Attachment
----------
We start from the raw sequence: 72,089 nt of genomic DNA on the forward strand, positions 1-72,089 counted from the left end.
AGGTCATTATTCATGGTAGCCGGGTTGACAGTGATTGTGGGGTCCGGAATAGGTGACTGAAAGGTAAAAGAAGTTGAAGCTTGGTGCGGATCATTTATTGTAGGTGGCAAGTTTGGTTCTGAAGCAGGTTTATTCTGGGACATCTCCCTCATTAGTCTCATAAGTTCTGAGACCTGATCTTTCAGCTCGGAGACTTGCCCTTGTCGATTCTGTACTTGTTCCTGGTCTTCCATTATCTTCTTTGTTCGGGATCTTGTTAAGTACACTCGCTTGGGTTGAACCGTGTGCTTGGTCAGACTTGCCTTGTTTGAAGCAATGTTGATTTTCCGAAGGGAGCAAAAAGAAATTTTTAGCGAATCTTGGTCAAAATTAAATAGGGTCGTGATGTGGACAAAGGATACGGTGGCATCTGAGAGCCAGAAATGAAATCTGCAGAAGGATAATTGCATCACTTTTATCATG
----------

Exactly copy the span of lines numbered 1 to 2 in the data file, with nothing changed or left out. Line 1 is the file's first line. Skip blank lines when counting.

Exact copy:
We start from the raw sequence: 72,089 nt of genomic DNA on the forward strand, positions 1-72,089 counted from the left end.
AGGTCATTATTCATGGTAGCCGGGTTGACAGTGATTGTGGGGTCCGGAATAGGTGACTGAAAGGTAAAAGAAGTTGAAGCTTGGTGCGGATCATTTATTGTAGGTGGCAAGTTTGGTTCTGAAGCAGGTTTATTCTGGGACATCTCCCTCATTAGTCTCATAAGTTCTGAGACCTGATCTTTCAGCTCGGAGACTTGCCCTTGTCGATTCTGTACTTGTTCCTGGTCTTCCATTATCTTCTTTGTTCGGGATCTTGTTAAGTACACTCGCTTGGGTTGAACCGTGTGCTTGGTCAGACTTGCCTTGTTTGAAGCAATGTTGATTTTCCGAAGGGAGCAAAAAGAAATTTTTAGCGAATCTTGGTCAAAATTAAATAGGGTCGTGATGTGGACAAAGGATACGGTGGCATCTGAGAGCCAGAAATGAAATCTGCAGAAGGATAATTGCATCACTTTTATCATG